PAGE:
Here’s why:

  • You could be missing out. Billions of financial aid dollars are offered every year. Those funds will be awarded to someone… and that “someone” could be you. But you’ll never know if you don’t apply!
  • Your school might use the data for other financial aid. Some schools use the data on your FAFSA to award school-specific grants and scholarships. So, in addition to missing out on federal funding, you could take yourself out of the running for school aid by choosing not to submit the FAFSA.
  • Federal student loans offer options. Even if you’re positive you’ll only qualify for student loans and you’re unsure about borrowing money for school, federal loans could be your best option. Federal student loans offer more flexible repayment plans than private or alternative loans. They’re also a better option than high interest credit cards.
  • There’s no obligation. You’re not required to accept the aid offered to you. You’ll have the option to decline any aid offered, or you may choose to limit how much you borrow.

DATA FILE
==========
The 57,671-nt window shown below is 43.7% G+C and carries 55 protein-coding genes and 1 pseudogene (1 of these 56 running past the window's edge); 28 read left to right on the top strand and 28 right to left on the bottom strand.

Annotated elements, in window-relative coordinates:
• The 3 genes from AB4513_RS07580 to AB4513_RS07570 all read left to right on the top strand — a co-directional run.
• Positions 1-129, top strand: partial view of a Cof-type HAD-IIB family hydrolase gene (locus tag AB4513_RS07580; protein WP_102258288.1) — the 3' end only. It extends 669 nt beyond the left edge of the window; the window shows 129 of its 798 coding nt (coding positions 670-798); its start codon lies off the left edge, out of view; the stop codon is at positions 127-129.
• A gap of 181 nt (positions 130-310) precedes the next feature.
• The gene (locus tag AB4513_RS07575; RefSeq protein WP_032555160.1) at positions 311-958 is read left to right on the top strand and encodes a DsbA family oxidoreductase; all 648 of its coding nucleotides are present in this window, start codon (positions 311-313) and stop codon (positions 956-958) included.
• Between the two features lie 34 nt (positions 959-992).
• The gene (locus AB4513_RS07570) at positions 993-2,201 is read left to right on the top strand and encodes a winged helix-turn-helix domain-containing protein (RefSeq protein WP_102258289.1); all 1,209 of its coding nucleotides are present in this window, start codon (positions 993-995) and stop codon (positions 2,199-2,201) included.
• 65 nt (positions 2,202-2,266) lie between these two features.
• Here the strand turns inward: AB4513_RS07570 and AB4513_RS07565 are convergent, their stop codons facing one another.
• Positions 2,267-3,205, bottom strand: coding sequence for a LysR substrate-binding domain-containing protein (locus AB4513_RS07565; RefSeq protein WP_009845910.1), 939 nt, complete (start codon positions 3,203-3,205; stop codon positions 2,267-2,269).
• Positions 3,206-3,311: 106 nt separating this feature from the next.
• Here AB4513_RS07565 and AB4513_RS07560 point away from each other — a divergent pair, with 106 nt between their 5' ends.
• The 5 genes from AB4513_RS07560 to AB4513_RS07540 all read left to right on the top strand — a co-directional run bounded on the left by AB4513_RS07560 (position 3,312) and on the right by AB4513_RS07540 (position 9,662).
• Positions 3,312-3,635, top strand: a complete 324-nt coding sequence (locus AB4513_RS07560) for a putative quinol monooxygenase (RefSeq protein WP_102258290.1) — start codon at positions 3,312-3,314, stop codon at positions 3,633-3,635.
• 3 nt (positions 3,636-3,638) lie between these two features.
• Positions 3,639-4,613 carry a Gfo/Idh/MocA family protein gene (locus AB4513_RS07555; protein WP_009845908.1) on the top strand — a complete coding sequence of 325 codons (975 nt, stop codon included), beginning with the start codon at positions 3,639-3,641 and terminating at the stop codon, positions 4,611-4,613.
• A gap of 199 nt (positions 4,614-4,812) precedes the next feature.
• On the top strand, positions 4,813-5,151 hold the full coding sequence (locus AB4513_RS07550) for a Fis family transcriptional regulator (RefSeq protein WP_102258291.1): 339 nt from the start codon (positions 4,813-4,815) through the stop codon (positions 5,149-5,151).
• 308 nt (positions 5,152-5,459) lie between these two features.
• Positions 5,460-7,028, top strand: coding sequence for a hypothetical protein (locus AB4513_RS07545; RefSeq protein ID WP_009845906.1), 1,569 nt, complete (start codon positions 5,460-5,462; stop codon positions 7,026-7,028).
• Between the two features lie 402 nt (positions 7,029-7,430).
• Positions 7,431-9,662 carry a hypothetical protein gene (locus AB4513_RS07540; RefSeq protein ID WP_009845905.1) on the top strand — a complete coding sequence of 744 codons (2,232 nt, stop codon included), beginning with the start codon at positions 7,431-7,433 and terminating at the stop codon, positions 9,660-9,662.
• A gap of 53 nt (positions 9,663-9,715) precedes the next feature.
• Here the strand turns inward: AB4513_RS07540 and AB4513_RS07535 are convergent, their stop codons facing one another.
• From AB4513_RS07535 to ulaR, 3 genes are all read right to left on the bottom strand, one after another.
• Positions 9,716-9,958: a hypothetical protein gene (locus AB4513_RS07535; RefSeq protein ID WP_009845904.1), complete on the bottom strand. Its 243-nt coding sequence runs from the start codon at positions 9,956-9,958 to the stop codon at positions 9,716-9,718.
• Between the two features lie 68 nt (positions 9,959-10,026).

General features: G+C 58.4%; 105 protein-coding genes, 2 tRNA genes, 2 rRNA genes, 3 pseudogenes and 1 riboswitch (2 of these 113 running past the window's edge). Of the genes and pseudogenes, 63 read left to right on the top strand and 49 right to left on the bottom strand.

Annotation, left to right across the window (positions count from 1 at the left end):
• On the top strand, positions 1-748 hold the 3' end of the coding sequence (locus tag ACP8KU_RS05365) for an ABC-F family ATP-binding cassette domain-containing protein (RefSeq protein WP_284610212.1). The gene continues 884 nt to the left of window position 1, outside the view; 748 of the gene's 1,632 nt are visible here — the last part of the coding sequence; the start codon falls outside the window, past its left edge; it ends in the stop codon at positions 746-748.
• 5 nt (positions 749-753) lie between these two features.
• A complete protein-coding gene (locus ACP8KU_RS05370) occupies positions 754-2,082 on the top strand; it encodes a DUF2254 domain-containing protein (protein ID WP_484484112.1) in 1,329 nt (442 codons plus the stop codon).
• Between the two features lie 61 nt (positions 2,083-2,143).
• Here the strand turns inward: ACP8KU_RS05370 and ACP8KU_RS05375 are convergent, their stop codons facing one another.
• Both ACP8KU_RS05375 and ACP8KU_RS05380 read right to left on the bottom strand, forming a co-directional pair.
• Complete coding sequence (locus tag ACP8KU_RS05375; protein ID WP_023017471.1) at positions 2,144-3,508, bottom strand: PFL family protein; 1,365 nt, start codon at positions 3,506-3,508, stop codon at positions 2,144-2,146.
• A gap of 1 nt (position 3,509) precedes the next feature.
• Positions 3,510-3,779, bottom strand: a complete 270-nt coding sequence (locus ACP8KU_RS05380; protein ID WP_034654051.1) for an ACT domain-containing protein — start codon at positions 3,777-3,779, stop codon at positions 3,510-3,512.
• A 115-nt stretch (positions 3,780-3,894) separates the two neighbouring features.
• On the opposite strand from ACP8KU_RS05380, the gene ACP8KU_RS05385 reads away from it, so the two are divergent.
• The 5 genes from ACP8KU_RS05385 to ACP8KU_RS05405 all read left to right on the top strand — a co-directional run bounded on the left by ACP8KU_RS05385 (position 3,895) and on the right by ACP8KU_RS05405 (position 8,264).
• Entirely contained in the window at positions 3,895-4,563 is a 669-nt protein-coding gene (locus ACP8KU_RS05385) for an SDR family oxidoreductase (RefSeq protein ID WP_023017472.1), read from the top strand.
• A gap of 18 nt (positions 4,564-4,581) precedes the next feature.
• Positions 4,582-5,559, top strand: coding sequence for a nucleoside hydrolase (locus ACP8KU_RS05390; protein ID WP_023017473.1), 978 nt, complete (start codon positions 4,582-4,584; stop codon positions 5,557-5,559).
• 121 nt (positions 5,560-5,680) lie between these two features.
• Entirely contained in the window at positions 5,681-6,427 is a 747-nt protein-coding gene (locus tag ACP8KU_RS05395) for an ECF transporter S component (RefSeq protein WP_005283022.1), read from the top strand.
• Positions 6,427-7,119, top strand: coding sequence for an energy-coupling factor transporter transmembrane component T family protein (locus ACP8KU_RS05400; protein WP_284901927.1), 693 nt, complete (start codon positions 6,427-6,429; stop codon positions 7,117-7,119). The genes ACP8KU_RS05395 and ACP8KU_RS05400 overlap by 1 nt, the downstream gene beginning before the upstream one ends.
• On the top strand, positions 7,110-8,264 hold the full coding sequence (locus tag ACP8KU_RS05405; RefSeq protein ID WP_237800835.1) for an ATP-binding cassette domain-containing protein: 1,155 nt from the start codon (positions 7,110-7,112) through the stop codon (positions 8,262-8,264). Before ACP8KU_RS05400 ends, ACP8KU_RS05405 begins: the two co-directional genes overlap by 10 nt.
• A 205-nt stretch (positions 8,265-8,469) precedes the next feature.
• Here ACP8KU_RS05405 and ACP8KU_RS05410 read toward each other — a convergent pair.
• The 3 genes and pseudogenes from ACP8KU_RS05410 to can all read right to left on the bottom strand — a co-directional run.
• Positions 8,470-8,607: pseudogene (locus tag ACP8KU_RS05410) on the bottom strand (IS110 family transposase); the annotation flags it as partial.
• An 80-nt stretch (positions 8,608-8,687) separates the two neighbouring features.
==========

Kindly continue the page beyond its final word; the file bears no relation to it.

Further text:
The FAFSA is available on Oct. 1, so apply as soon after as possible at FAFSA.gov

FSA ID

It won’t be long until it’s time to submit next year’s Free Application for Federal Student Aid (FAFSA). The 2019-2020 FAFSA will be available October 1, 2018.

Did you know that it’s best to create your Federal Student Aid ID (FSA ID) before you complete your FAFSA? In fact, you can do it today! The FSA ID is a username and password that you’ll use to sign your completed FAFSA, and it will also allow you to log on to other websites later on. You must only create your own FSA ID; parents of dependent students should not create an ID for their children, and vice versa. Because the FSA ID is your unique electronic signature, you should never share it with anyone else, including a parent or financial aid advisor.

Go to fsaid.ed.gov to get started. While creating your FSA ID, be sure to provide an email address that you plan to use permanently—don’t use a business address or one issued by your high school or college. If you choose, you can also list your mobile phone number in order to receive text messages from the Federal Student Aid processing center. It’s important to know that each email address and mobile number can be used for only one FSA ID, so don’t use the same email/phone information that your parent uses.